Through travel to Africa and “[a]s chairman and ranking member of the Senate Foreign Relations Subcommittee on African Affairs, we’ve seen firsthand the enormous toll of HIV/AIDS on families, communities and economies,” Sen. Chris Coons (D-Del.) and Sen. Johnny Isakson (R-Ga.) write in the Huffington Post’s “Politics” blog. “On December 1st, we marked World AIDS Day by honoring the lives lost to the scourge of AIDS and by recommitting ourselves to building an AIDS-free generation and ending this pandemic once and for all,” they write, adding, “Although we come from different political parties, we stand together in our belief that the United States should remain a global leader in the fight against HIV/AIDS.”
PEPFAR will purchase up to 150 rapid tuberculosis (TB) Xpert testing devices and cartridges to test about 450,000 people for TB, “addressing a need to improve diagnoses of drug-resistant strains of disease, and to identify the disease in HIV-positive people in sub-Saharan Africa and Myanmar, the Office of the Global AIDS Coordinator announced” Tuesday, the Center for Global Health Policy’s “Science Speaks” blog reports. “The investment is part of an ongoing effort,” according to the blog, which notes, “The announcement of the program’s added investment in the Cepheid Xpert tests, following the pre-World AIDS Day release last week of PEPFAR’s blueprint for creating an AIDS-free generation backs the plan’s stated purpose of applying evidence-based approaches and scientific advances to confront the global HIV epidemic” (Barton, 12/4).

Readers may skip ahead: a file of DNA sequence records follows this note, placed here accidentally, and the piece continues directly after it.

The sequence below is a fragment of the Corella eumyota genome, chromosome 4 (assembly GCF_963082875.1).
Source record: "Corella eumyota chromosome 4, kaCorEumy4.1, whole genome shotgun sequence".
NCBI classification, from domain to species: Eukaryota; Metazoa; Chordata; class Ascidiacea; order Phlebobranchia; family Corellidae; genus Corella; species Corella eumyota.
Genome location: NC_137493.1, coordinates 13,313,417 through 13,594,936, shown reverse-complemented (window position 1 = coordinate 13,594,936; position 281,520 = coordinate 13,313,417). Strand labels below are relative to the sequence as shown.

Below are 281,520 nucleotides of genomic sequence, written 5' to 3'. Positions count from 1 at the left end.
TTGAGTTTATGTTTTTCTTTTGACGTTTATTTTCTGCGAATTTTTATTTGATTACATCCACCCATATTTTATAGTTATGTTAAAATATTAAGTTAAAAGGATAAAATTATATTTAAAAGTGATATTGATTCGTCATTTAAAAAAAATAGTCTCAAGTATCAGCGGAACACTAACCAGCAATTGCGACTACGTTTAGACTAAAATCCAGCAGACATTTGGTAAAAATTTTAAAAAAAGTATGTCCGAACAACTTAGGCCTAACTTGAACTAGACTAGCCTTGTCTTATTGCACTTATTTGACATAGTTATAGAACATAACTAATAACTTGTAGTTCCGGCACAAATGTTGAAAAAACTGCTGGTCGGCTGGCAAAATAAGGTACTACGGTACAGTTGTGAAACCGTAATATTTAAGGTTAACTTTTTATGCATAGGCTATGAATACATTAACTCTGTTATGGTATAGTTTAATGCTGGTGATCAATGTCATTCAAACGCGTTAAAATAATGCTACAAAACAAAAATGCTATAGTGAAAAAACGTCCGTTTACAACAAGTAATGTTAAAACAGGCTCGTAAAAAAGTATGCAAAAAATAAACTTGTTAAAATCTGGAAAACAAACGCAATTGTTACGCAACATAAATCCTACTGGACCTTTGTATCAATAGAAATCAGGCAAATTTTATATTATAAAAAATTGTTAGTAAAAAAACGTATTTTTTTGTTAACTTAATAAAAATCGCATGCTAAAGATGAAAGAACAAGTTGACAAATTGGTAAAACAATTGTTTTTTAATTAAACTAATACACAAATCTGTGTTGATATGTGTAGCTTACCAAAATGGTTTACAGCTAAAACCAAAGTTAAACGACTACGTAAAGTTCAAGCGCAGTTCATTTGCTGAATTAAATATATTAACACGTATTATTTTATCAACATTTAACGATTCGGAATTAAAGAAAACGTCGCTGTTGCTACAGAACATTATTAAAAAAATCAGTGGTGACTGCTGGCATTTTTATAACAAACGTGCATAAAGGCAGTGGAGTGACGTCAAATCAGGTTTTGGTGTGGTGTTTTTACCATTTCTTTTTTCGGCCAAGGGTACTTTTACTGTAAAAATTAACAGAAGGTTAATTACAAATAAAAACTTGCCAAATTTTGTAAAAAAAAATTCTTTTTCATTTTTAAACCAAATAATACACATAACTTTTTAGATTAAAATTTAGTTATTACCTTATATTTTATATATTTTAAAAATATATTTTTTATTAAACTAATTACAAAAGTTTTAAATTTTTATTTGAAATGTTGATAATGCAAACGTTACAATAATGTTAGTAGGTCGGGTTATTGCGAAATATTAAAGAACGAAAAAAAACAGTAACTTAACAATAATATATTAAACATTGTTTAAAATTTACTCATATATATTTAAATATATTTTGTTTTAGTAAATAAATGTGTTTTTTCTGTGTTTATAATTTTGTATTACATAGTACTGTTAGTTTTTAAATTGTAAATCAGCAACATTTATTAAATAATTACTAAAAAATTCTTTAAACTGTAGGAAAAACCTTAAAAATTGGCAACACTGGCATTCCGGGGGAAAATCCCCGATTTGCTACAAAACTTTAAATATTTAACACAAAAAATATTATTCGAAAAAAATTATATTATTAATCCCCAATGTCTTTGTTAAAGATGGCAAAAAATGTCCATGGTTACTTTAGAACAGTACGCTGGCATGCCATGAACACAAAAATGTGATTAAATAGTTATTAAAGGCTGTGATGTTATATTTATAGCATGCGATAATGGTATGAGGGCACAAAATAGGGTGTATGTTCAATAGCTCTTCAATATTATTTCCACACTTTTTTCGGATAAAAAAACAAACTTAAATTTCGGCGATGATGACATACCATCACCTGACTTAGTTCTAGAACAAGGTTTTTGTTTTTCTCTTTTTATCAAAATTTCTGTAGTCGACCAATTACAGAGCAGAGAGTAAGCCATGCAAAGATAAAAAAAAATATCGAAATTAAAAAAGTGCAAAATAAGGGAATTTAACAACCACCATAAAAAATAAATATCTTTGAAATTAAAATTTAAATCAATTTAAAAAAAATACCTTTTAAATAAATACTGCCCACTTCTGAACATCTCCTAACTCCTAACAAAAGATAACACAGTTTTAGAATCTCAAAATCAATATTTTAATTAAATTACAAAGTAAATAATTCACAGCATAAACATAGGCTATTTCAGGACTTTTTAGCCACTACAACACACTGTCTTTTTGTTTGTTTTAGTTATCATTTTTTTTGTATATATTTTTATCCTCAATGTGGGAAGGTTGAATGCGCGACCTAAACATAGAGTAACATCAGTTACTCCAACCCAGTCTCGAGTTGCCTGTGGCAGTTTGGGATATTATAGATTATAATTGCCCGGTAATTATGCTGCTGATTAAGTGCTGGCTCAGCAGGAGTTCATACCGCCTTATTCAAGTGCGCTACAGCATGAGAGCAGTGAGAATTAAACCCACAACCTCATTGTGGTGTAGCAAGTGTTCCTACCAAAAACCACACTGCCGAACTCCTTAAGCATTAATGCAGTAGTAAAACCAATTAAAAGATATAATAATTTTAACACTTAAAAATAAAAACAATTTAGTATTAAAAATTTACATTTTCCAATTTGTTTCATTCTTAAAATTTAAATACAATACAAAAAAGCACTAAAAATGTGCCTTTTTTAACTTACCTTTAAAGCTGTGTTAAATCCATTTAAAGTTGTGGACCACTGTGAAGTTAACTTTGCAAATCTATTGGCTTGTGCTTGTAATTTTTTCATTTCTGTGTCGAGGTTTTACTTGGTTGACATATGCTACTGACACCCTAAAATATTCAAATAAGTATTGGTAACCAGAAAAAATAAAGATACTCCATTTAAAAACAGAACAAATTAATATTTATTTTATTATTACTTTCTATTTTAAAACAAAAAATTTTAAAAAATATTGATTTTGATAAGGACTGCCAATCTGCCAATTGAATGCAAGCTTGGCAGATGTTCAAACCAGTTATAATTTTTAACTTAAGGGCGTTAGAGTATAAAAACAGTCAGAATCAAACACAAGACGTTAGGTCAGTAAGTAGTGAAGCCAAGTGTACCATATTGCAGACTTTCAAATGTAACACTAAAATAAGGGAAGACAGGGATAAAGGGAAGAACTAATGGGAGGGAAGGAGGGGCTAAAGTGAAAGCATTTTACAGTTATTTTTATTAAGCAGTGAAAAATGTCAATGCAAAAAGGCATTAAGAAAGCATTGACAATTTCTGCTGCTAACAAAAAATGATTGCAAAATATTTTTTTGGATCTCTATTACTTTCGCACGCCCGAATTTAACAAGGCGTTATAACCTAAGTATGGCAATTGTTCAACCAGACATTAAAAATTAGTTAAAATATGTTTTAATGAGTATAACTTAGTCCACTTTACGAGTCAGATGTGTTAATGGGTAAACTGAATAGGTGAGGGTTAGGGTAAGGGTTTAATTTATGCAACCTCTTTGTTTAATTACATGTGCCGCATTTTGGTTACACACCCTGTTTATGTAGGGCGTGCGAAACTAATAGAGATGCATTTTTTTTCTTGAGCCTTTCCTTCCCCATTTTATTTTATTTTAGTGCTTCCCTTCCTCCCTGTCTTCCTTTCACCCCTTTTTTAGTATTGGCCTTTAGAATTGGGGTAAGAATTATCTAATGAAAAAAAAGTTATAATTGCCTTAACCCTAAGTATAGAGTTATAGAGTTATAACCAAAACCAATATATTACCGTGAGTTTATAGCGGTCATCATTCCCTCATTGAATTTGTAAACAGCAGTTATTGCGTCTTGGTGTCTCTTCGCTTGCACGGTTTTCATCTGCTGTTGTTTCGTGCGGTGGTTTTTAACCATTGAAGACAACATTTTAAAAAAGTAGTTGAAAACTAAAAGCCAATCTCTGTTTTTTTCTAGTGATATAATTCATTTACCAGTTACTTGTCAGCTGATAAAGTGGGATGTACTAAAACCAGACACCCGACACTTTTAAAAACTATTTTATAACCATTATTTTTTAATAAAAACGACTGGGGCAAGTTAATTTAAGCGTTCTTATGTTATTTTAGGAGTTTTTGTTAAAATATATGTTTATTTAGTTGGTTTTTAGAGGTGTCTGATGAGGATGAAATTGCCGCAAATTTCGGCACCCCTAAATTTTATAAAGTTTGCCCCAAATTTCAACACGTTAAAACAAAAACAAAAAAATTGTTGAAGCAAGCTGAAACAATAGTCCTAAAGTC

“This week, the Global Alliance for Vaccines and Immunization (GAVI) is holding a forum in Dar es Salaam, Tanzania,” Guardian health editor Sarah Boseley writes in her “Global Health Blog,” noting, “Invited are 700 experts from all the organizations and countries GAVI works with, funding immunization programs across the globe and in some of the poorest places on the planet.” One of the groups, Medecins Sans Frontieres/Doctors Without Borders (MSF), “says it is deeply concerned that the current vaccination strategy is not paying enough attention to the one in five babies who go without the most basic immunization, such as DTP (diphtheria, tetanus and whooping cough) from two months and then measles vaccine, which babies should have at the age of nine months,” Boseley writes, noting the group also says vaccines need to be better designed for use in Africa (12/4). In a press release, MSF notes that three new issue briefs outlining the organization’s “main concerns” are available online (12/4). The first discusses vaccine pricing; the second discusses the development of “easier-to-use” vaccines, and the third discusses vaccine supply and procurement practices (12/4).